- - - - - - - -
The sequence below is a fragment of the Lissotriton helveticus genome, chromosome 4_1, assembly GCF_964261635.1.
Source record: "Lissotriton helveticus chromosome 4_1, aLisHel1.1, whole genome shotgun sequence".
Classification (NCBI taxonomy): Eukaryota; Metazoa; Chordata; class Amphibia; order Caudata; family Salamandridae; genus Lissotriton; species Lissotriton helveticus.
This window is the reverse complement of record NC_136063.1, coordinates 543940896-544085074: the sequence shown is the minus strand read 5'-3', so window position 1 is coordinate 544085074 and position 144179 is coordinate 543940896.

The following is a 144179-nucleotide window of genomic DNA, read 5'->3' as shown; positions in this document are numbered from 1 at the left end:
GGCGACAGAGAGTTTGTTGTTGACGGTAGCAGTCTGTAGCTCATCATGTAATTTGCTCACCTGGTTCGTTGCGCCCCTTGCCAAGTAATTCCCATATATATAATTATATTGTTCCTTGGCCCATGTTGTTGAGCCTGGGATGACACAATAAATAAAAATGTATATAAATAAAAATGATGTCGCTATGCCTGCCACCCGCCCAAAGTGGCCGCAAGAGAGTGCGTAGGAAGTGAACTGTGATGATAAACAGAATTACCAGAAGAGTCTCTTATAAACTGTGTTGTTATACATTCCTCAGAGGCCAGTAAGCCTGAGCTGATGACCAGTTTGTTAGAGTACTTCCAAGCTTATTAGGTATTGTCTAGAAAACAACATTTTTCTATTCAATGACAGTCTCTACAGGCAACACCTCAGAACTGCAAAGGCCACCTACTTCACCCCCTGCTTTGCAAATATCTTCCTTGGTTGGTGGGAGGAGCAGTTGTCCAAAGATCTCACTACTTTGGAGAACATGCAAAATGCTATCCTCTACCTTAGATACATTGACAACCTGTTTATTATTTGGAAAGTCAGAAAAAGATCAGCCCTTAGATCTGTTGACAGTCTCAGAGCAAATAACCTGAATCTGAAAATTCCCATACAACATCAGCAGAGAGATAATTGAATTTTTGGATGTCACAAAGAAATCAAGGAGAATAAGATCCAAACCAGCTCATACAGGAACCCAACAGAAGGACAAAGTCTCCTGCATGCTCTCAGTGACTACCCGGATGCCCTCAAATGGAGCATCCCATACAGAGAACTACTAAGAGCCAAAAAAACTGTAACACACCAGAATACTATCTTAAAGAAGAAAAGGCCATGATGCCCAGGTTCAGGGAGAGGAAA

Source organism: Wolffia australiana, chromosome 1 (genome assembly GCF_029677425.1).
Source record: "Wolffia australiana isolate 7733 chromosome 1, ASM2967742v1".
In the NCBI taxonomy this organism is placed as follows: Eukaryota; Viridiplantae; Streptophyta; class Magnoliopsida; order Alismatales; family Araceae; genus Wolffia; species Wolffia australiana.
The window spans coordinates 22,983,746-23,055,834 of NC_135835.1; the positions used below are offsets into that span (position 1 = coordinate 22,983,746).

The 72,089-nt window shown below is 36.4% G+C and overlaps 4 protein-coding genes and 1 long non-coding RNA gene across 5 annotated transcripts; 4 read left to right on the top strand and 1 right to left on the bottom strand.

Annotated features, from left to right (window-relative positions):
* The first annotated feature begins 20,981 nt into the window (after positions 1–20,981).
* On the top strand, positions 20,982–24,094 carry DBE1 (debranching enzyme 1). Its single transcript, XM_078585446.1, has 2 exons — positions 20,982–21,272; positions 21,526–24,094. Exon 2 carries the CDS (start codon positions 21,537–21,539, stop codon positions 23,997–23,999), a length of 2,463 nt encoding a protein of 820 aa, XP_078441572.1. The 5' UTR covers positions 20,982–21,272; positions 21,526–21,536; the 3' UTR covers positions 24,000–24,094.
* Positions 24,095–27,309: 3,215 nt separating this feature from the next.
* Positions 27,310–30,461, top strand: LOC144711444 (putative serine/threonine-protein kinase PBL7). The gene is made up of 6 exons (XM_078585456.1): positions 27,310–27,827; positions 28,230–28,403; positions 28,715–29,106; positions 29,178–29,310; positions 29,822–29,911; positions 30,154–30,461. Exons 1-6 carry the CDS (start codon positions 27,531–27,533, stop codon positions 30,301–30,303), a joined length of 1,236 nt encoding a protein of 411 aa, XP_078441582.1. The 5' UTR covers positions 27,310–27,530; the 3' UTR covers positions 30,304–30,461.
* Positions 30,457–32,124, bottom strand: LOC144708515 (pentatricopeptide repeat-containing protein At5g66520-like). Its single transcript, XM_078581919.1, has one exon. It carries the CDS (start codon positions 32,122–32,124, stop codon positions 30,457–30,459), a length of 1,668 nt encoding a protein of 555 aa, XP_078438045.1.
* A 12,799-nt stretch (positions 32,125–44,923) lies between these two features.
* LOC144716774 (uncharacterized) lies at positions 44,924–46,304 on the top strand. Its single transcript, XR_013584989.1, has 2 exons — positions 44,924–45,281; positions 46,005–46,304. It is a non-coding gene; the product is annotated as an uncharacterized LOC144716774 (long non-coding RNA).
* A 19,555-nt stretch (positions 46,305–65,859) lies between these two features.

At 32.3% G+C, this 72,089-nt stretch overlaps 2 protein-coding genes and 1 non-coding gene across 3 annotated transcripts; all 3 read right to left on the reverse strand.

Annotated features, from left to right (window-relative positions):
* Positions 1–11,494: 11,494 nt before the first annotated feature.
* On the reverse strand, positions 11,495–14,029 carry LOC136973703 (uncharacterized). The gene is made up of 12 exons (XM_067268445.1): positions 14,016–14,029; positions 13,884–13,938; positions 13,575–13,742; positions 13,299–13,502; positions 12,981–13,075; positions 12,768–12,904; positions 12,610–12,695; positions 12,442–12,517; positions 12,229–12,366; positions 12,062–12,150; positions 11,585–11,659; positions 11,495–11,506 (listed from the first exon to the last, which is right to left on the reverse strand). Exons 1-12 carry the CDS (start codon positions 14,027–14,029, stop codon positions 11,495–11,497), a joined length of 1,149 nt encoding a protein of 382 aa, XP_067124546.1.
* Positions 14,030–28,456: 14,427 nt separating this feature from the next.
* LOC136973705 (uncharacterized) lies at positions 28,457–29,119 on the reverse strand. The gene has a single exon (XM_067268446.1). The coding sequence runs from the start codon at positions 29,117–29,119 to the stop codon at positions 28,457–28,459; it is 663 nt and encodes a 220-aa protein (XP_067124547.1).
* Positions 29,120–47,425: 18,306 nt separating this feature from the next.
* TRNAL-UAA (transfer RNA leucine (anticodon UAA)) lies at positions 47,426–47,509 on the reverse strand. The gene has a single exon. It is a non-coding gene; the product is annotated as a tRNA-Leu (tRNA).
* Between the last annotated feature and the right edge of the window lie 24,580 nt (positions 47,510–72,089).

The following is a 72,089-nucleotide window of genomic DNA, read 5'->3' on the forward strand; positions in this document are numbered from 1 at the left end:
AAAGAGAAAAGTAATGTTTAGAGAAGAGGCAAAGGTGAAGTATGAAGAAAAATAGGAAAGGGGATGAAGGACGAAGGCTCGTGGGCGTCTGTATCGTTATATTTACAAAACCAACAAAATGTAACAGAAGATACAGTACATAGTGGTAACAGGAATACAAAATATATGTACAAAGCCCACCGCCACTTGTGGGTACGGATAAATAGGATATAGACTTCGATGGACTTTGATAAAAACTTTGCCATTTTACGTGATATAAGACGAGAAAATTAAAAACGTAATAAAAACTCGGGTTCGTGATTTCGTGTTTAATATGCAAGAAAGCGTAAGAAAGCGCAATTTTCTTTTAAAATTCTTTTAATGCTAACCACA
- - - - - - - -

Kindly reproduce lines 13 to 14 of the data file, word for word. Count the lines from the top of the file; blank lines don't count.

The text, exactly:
* The first annotated feature begins 20,981 nt into the window (after positions 1–20,981).
* On the top strand, positions 20,982–24,094 carry DBE1 (debranching enzyme 1). Its single transcript, XM_078585446.1, has 2 exons — positions 20,982–21,272; positions 21,526–24,094. Exon 2 carries the CDS (start codon positions 21,537–21,539, stop codon positions 23,997–23,999), a length of 2,463 nt encoding a protein of 820 aa, XP_078441572.1. The 5' UTR covers positions 20,982–21,272; positions 21,526–21,536; the 3' UTR covers positions 24,000–24,094.